What Is a Sub-field Drive on a Plasma TV?

The Refresh Rate and Sub-field Drive on a Plasma TV

Plasma TV Sub-field Drive Example
Plasma TV Sub-field Drive Example. Photo from Amazon

Plasma TVs were discontinued in late 2014, but they had a lot of fans and quite a few of those fans ran out to buy up the last remaining plasmas available in stores. A lot of these TVs are still in use around the world and many still favor them over LCD TVs.

They offer excellent black level and motion tracking performance. The sub-field drive rate is a specification unique to plasma television. It's often stated as 480Hz, 550Hz, 600Hz or a similar number.

If you still have a plasma TV and refuse to part with it, what does this mean?

Sub-field Drive Rate vs. Screen Refresh Rate

Many consumers are falsely led to believe that the sub-field drive rate is comparable to the screen refresh rate, like the screen refresh rates commonly stated for LCD televisions. The sub-field drive rate actually refers to something different. Screen refresh rate is how many times each frame is repeated within a specific time period, such as 1/60th of a second. Plasma TVs do something in addition to this. In support of the screen refresh rate, they also send repeated electric pulses to the pixels to keep them lit for the period of time that each frame is displayed on the screen. The sub-field drive is designed to send these rapid pulses.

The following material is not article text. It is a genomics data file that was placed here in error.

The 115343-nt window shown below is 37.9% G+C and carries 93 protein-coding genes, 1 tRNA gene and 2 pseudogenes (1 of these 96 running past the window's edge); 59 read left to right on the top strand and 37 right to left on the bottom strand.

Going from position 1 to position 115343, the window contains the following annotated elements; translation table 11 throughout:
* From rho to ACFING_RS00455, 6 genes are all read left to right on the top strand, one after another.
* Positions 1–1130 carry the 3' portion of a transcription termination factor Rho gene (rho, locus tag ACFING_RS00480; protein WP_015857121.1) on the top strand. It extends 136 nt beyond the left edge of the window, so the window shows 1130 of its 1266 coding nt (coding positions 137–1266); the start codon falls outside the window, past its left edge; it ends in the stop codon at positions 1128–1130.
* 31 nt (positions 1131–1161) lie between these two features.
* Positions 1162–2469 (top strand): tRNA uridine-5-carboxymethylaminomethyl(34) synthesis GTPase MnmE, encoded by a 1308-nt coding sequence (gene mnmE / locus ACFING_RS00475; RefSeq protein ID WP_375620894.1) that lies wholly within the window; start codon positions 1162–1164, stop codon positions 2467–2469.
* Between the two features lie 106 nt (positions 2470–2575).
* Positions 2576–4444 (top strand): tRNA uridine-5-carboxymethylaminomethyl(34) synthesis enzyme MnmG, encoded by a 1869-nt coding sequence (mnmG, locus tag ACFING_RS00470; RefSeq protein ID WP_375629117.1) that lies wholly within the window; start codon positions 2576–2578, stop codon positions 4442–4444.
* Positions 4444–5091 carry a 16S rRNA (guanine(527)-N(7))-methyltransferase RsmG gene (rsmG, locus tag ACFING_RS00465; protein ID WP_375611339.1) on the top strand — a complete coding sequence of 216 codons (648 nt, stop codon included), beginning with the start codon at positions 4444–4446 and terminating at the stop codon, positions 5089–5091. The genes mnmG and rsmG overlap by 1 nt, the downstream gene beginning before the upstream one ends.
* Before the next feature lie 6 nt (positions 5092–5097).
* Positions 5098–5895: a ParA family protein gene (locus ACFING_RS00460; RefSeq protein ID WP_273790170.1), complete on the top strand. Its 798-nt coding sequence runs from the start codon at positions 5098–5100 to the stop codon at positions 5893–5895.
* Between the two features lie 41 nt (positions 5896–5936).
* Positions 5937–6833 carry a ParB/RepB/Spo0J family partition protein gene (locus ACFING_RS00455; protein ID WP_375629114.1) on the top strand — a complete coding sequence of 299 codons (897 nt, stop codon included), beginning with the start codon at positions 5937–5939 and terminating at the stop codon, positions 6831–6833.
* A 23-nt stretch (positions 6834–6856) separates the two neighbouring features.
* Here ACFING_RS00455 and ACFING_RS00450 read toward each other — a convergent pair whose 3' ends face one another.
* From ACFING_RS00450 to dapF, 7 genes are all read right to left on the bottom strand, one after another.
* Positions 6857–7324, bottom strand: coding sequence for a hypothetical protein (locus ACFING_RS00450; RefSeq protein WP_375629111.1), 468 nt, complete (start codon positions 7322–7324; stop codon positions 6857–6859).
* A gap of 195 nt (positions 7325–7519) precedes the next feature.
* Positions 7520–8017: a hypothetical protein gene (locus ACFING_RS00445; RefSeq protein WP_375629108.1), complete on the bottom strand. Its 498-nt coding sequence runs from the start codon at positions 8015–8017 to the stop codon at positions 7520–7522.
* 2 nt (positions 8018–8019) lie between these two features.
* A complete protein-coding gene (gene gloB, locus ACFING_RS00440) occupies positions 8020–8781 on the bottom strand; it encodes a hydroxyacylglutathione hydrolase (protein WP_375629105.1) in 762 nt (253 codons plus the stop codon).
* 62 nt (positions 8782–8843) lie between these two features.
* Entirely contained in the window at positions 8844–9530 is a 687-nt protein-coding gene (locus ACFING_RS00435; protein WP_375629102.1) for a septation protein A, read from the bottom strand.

Plasma TV Pixels vs. LCD TV Pixels

Pixels behave differently in a plasma TVs than they do on LCD TVs. Pixels in an LCD TV can be turned on or off at any given time as a continuous light source is passed through LCD chips – LCD chips do not generate their own light.

Each pixel in a plasma TV generates its own light within a cell structure, but it can only do so for a very brief period of time measured in milliseconds. Electric pulses must be sent at a rapid rate to the pixels for the pixels in a plasma TV to remain lit. 

The sub-field drive specification states the rate of how many of these pulses are sent to the pixels each second to keep the frame visible on the screen.

If a plasma TV has a 60Hz screen refresh rate, which is most common, and if the sub-field drive sends 10 pulses to excite the pixels within a 60th of a second, the sub-field drive rate is stated as 600Hz.

Images will look better and motion between each actual frame of video will look smoother when more pulses can be sent within the 60HZ refresh rate time period. This is due to the fact that pixel brightness does not decay as quickly during the time when a frame is being displayed, nor when transitioning from frame to frame.

Final Take

Of course, the question remains: How many pulses must be sent per 1/60th of a second to see an improvement in motion image quality? Just as with screen refresh rate, sub-field rates become a numbers game. Can a consumer really see a difference in image quality and motion between plasma TVs that have sub-field drive rates of 480Hz, 600Hz or 700Hz? One thing can be stated objectively, however: Plasma TVs definitely have better motion response than LCD TVs.